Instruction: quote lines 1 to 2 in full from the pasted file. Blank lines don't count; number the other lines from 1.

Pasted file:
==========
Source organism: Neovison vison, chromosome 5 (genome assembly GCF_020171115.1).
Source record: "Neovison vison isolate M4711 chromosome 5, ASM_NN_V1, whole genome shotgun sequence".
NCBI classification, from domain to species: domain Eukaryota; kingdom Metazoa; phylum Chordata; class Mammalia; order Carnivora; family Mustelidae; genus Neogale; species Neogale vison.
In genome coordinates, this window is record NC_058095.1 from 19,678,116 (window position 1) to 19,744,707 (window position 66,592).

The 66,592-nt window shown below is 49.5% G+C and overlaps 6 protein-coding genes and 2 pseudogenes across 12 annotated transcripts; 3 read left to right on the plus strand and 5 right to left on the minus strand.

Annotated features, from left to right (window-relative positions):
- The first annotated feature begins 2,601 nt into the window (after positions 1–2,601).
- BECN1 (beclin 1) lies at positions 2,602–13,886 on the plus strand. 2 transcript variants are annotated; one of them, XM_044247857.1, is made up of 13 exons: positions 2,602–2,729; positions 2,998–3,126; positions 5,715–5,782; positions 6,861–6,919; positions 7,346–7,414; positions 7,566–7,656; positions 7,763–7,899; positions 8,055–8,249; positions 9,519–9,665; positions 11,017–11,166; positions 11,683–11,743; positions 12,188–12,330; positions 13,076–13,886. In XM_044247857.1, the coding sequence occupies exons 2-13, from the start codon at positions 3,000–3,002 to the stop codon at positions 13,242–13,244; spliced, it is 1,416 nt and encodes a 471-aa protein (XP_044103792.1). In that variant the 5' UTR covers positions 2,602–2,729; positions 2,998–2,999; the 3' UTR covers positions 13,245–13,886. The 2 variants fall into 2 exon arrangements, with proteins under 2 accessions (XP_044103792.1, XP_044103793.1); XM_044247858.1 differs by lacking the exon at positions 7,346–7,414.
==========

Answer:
Source organism: Neovison vison, chromosome 5 (genome assembly GCF_020171115.1).
Source record: "Neovison vison isolate M4711 chromosome 5, ASM_NN_V1, whole genome shotgun sequence".